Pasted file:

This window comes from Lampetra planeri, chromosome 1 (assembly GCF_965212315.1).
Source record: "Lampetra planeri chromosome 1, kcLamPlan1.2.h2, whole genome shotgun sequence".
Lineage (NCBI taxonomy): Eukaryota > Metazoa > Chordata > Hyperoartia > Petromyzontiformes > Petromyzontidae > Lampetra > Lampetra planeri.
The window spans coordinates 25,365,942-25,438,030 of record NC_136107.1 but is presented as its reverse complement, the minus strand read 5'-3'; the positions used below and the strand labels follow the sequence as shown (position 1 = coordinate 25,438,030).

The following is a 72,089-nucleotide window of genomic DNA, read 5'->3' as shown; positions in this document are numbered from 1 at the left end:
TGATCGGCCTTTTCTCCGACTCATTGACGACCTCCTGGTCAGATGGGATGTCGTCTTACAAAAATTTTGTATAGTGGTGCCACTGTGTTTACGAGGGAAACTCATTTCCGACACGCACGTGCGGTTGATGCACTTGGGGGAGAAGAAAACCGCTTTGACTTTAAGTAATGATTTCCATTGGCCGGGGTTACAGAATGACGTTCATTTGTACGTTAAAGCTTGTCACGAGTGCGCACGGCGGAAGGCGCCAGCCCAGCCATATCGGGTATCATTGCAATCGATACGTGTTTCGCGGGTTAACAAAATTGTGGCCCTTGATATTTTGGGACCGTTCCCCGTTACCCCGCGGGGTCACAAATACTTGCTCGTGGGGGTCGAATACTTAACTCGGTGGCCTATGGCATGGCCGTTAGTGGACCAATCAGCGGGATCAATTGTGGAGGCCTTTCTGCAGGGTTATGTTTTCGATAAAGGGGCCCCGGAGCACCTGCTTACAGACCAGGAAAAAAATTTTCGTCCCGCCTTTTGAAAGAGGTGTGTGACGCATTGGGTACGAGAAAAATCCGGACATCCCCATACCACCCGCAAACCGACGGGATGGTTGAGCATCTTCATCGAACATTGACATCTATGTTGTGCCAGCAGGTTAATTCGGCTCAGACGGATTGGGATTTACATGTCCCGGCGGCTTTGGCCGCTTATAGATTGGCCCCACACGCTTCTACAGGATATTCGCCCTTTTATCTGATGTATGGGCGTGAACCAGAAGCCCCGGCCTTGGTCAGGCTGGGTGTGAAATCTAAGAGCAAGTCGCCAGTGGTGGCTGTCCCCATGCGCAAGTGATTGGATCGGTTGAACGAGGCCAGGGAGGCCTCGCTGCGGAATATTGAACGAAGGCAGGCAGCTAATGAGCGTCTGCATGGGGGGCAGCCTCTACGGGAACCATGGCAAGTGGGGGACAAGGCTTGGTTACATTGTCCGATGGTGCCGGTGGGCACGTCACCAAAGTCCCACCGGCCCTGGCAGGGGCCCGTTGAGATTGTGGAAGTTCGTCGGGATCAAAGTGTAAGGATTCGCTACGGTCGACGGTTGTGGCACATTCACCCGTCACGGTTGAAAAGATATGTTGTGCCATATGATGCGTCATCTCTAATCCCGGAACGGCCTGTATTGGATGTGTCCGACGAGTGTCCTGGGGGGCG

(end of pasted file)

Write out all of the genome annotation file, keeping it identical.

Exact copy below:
This window comes from Lampetra planeri, chromosome 1 (assembly GCF_965212315.1).
Source record: "Lampetra planeri chromosome 1, kcLamPlan1.2.h2, whole genome shotgun sequence".
Lineage (NCBI taxonomy): Eukaryota > Metazoa > Chordata > Hyperoartia > Petromyzontiformes > Petromyzontidae > Lampetra > Lampetra planeri.
The window spans coordinates 25,365,942-25,438,030 of record NC_136107.1 but is presented as its reverse complement, the minus strand read 5'-3'; the positions used below and the strand labels follow the sequence as shown (position 1 = coordinate 25,438,030).

The following is a 72,089-nucleotide window of genomic DNA, read 5'->3' as shown; positions in this document are numbered from 1 at the left end:
TGATCGGCCTTTTCTCCGACTCATTGACGACCTCCTGGTCAGATGGGATGTCGTCTTACAAAAATTTTGTATAGTGGTGCCACTGTGTTTACGAGGGAAACTCATTTCCGACACGCACGTGCGGTTGATGCACTTGGGGGAGAAGAAAACCGCTTTGACTTTAAGTAATGATTTCCATTGGCCGGGGTTACAGAATGACGTTCATTTGTACGTTAAAGCTTGTCACGAGTGCGCACGGCGGAAGGCGCCAGCCCAGCCATATCGGGTATCATTGCAATCGATACGTGTTTCGCGGGTTAACAAAATTGTGGCCCTTGATATTTTGGGACCGTTCCCCGTTACCCCGCGGGGTCACAAATACTTGCTCGTGGGGGTCGAATACTTAACTCGGTGGCCTATGGCATGGCCGTTAGTGGACCAATCAGCGGGATCAATTGTGGAGGCCTTTCTGCAGGGTTATGTTTTCGATAAAGGGGCCCCGGAGCACCTGCTTACAGACCAGGAAAAAAATTTTCGTCCCGCCTTTTGAAAGAGGTGTGTGACGCATTGGGTACGAGAAAAATCCGGACATCCCCATACCACCCGCAAACCGACGGGATGGTTGAGCATCTTCATCGAACATTGACATCTATGTTGTGCCAGCAGGTTAATTCGGCTCAGACGGATTGGGATTTACATGTCCCGGCGGCTTTGGCCGCTTATAGATTGGCCCCACACGCTTCTACAGGATATTCGCCCTTTTATCTGATGTATGGGCGTGAACCAGAAGCCCCGGCCTTGGTCAGGCTGGGTGTGAAATCTAAGAGCAAGTCGCCAGTGGTGGCTGTCCCCATGCGCAAGTGATTGGATCGGTTGAACGAGGCCAGGGAGGCCTCGCTGCGGAATATTGAACGAAGGCAGGCAGCTAATGAGCGTCTGCATGGGGGGCAGCCTCTACGGGAACCATGGCAAGTGGGGGACAAGGCTTGGTTACATTGTCCGATGGTGCCGGTGGGCACGTCACCAAAGTCCCACCGGCCCTGGCAGGGGCCCGTTGAGATTGTGGAAGTTCGTCGGGATCAAAGTGTAAGGATTCGCTACGGTCGACGGTTGTGGCACATTCACCCGTCACGGTTGAAAAGATATGTTGTGCCATATGATGCGTCATCTCTAATCCCGGAACGGCCTGTATTGGATGTGTCCGACGAGTGTCCTGGGGGGCG